What You Can Learn From Your Sneakers

What You Can Learn From Your Sneakers

Get to the bottom of bad running form

Photo: Close-up of running feet with mountain in background

Sneakers are like tires. When the tread is gone, it's time for new ones. The tread on the bottom of your running shoes can tell you more than just when it's time for a fresh pair, though. Inspecting where the tread is worn the most can help you check your form, says Greg Zuckerman, a footwear buyer for City Sports, a fitness apparel and equipment store in Boston.

Good running form means you have good posture, knees slightly bent and land first on the middle-to-front part of your foot (below the toes but before the arches). This way your calf muscles absorb the shock of the running surface, says Zuckerman. Muscle can handle the track or pavement much better than your bones and joints.

The bottom of your sneakers where the rubber meets the road is called the outsole. Your outsole has various bumps all over it for tread so you can speed up, slow down and generally run where you intend to run.

To inspect your shoes:

  • Flip them over and get almost eye level with the outsole so you're looking from heel to toe at the bumpy landscape that is the tread.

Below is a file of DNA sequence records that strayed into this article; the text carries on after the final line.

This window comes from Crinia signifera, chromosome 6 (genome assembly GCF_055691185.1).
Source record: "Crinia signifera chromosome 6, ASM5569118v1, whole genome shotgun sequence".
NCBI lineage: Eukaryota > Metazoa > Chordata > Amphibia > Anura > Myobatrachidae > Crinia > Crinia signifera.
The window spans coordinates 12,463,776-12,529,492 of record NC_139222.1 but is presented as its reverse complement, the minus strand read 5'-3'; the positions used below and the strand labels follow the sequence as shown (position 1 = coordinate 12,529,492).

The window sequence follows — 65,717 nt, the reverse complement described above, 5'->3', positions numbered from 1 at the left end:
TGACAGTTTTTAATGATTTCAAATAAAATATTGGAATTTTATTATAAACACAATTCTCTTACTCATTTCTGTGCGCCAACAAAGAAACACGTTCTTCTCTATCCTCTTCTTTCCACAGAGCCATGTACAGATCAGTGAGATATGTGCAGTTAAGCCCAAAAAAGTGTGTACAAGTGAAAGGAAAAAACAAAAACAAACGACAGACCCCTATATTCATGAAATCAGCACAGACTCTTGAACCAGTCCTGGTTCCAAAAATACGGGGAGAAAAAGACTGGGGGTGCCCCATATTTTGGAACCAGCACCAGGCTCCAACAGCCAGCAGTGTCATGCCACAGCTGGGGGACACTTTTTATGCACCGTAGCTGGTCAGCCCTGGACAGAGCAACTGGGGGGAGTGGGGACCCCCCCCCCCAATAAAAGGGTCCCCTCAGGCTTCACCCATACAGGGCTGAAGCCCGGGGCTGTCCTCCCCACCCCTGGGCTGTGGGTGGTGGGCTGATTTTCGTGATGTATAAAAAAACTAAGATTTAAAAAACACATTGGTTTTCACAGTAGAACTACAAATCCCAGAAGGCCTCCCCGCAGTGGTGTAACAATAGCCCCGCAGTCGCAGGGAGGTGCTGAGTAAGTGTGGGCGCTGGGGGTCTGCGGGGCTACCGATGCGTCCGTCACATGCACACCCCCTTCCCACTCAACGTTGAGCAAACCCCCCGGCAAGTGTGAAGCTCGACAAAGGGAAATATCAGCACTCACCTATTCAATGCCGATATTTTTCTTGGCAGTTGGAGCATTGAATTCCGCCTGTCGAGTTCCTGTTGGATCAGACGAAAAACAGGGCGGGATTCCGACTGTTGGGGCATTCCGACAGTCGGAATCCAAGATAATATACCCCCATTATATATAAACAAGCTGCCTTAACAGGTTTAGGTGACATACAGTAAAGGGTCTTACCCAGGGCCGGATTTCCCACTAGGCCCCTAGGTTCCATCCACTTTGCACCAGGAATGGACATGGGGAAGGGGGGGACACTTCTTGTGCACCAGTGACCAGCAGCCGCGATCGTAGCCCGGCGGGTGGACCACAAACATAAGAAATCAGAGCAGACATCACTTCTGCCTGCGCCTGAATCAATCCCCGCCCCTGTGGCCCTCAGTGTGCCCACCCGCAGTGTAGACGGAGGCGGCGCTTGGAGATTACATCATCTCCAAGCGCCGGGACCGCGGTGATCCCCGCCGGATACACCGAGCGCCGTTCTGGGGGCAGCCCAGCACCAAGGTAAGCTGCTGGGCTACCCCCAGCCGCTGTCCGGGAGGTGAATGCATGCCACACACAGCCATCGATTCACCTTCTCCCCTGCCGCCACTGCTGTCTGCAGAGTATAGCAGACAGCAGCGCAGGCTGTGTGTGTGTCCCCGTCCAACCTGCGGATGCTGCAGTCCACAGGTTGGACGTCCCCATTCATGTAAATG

• Draw an imaginary line down the middle of the outsole from heel to toe. Give the half that supports your inner foot and arch a look. Does the tread look smoother than the other half of the shoe? You're probably over-pronating, a fancy way of saying you're running flat-footed, says Zuckerman.

Flat feet happen when your arch collapses while running. It can make your feet roll inward, something many people mistakenly blame on poor ankle support. It's also the main reason people feel shin splints, Zuckerman says.

If you're running flat-footed, you can buy a shoe with more arch support, but you can also work on strengthening your arches. Do arch raises while you're sitting at your desk or watching TV. Raise the arch of your foot without curling your toes or letting your big toe leave the ground. When you run again and your calves feel sore, it's actually a sign your arches are getting stronger, Zuckerman says.

  • Now, draw an imaginary line across the shoe to divide the toe from the heel. Check out the heel. If that part of the shoe's tread is worn the most, you could be heel striking, meaning your heel is hitting the ground first, says Zuckerman.

Heel striking can happen if you're leaning slightly backward, if you're over-striding, or both. It can also mean pain in your knees and back. Your knees are locking and sending pain straight up the legs to the back.

If you're heel striking, adjust your posture by standing nice and tall and then leaning slightly forward instead of backward. Leaning forward will unlock your knees and have you landing on the front of your foot instead of your heel. Make sure your feet land directly under your body instead of ahead of your body to keep from over striding.

Talk to your doctor before beginning a new exercise program.